Elaborate + Restricted code

summary of Bernstein's theory

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In 1971 Basil Bernstein suggested two categories that are used in language according to
the situation in which we find ourselves.
These are restricted and elaborated codes.
Restricted code
Is mostly used in group situations when we are speaking to people who are likely to
share our interests and experiences.
It is characterised by a limited vocabulary and a basic use of syntax.
They are likely to have a high level of redundancy (predictability) in the words that
are used to encode a message.
Bernstein argues that restricted codes reinforce the sameness of people
communicating in a group.
One way to identify if you are in the company of people using restricted codes is
that you feel excluded by the way in which they are talking.
E.g. lawyers and doctors are likely to use restricted codes, which would include lots
of technical terms and abbreviations.
Elaborated code
Use a wider range of vocabulary, more complex syntax and are much harder to
predict (they are more entropic).
Elaborated codes are less concerned with group relationships and are more
appropriate to the expression of individual ideas.
Using an elaborated code is in many ways an assertion of a person's individuality by
identifying differences between speaker and listener.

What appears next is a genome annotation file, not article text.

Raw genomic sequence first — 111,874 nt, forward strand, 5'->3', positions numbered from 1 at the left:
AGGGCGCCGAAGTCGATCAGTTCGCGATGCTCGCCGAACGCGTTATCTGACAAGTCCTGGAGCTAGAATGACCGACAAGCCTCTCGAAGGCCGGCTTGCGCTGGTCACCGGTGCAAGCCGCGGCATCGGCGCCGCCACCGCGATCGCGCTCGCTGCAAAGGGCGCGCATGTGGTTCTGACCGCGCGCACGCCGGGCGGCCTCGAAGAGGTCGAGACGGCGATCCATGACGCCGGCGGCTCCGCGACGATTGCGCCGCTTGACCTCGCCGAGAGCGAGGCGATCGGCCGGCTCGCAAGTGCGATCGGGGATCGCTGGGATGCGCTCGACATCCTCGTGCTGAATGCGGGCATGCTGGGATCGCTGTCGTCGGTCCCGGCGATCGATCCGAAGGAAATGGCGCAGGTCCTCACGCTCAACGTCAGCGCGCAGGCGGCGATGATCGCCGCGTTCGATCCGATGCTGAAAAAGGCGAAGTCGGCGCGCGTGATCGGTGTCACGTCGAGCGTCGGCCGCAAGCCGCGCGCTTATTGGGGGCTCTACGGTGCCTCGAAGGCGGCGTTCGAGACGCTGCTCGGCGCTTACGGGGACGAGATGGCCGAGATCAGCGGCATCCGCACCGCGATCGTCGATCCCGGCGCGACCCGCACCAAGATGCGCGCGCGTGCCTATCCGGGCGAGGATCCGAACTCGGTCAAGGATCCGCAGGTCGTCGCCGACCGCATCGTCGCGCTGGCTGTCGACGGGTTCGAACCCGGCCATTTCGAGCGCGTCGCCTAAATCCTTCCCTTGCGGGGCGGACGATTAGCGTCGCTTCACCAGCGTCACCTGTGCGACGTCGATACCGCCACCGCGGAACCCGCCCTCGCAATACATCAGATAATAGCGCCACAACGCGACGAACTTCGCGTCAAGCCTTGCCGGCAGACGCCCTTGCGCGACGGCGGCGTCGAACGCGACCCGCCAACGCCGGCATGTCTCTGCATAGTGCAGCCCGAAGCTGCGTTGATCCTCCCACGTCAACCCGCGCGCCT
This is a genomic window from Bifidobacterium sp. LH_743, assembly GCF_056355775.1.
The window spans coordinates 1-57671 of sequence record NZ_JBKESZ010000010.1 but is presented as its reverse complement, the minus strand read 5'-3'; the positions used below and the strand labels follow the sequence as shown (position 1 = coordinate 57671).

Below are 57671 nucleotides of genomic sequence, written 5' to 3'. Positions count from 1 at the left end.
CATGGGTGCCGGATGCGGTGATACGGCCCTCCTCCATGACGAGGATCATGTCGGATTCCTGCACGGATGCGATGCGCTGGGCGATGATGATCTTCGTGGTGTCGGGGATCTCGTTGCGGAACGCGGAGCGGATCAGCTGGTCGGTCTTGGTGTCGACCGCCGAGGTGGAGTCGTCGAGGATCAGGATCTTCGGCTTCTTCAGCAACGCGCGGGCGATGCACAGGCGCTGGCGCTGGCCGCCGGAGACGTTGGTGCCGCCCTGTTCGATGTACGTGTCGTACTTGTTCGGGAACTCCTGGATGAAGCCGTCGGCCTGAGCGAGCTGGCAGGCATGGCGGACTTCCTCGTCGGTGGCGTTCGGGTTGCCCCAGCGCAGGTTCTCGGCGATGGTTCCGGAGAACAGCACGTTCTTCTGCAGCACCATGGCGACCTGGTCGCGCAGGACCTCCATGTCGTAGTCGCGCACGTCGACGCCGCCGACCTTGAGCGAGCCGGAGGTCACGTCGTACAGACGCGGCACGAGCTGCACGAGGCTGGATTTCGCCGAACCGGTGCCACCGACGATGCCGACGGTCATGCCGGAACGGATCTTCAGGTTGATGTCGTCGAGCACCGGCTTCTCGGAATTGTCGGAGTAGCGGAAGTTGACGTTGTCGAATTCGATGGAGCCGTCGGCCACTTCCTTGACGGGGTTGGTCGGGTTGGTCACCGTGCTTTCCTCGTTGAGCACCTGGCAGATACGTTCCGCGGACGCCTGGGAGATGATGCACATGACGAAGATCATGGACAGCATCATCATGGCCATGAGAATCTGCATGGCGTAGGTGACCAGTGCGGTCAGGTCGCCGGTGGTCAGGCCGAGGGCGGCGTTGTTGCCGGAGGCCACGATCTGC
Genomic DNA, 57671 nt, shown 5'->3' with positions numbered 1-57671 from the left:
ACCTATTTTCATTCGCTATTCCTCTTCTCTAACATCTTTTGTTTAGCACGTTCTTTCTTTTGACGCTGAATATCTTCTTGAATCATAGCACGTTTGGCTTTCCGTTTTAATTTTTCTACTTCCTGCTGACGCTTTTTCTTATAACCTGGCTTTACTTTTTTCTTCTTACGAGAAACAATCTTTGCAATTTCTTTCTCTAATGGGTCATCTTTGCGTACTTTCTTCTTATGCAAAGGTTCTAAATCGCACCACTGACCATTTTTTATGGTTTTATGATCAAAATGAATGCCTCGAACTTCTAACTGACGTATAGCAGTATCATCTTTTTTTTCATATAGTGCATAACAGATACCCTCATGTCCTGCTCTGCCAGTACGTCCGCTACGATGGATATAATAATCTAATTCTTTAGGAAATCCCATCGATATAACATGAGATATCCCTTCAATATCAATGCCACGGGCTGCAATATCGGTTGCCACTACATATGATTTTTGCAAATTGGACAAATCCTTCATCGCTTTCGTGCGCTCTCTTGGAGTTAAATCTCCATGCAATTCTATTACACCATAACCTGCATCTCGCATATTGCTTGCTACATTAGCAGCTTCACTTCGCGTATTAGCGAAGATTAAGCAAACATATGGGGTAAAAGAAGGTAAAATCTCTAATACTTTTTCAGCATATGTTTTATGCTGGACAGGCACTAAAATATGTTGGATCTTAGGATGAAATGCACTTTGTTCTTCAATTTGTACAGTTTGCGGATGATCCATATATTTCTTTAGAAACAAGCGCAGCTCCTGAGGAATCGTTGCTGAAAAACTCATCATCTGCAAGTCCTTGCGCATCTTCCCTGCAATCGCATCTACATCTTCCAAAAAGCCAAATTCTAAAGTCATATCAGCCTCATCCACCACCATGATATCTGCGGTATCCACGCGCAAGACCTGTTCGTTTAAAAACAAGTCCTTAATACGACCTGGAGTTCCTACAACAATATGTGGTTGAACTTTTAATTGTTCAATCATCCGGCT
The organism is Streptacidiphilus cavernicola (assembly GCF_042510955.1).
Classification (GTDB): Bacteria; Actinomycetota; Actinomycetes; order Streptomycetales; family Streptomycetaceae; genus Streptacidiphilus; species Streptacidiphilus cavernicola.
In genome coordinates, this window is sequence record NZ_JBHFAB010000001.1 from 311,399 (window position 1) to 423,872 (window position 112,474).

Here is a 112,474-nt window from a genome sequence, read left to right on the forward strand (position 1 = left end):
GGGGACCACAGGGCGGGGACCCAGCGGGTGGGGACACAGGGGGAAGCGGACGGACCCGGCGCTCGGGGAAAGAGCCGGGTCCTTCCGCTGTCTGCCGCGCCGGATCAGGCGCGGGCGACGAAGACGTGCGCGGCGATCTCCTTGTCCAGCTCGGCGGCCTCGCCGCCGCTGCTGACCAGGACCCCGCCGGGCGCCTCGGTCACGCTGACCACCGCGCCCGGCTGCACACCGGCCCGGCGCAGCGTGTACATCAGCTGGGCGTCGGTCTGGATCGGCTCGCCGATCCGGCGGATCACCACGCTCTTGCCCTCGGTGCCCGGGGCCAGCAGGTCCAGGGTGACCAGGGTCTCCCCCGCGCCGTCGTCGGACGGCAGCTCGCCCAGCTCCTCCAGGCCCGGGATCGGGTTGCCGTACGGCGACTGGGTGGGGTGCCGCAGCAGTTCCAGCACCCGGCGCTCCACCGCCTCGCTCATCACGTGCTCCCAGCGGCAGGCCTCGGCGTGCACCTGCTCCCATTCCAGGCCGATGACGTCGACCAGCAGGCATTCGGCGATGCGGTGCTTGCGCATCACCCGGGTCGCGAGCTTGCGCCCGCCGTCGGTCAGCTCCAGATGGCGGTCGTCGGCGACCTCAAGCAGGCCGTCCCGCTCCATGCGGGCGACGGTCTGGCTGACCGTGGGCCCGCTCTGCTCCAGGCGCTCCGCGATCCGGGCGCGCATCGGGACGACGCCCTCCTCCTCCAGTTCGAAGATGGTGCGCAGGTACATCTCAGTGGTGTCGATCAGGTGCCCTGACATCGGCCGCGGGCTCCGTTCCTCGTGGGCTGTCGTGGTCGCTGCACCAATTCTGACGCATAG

Just as the restricted code assumes a background of shared interests, assumption,
or common view of the world, so the elaborated code is about uniqueness and
An individual is not limited to the use of just one of these codes.
E.g. a surgeon may spend much of the day speaking in a restricted code, but spend
her day at the pub talking in elaborated codes.
Bernstein's original research was focussed on the language of children and he
identified how social class directly affected the use of these codes.
In general workingclass children were found to use restricted codes mainly because
working class communities are characterised by closeknit relationships that are
inward looking.
Middleclass children use elaborated codes because their social relations are more
mobile and outward looking.
A characteristic of middleclass language is the capacity to move between restricted
and elaborated codes depending on the situation.


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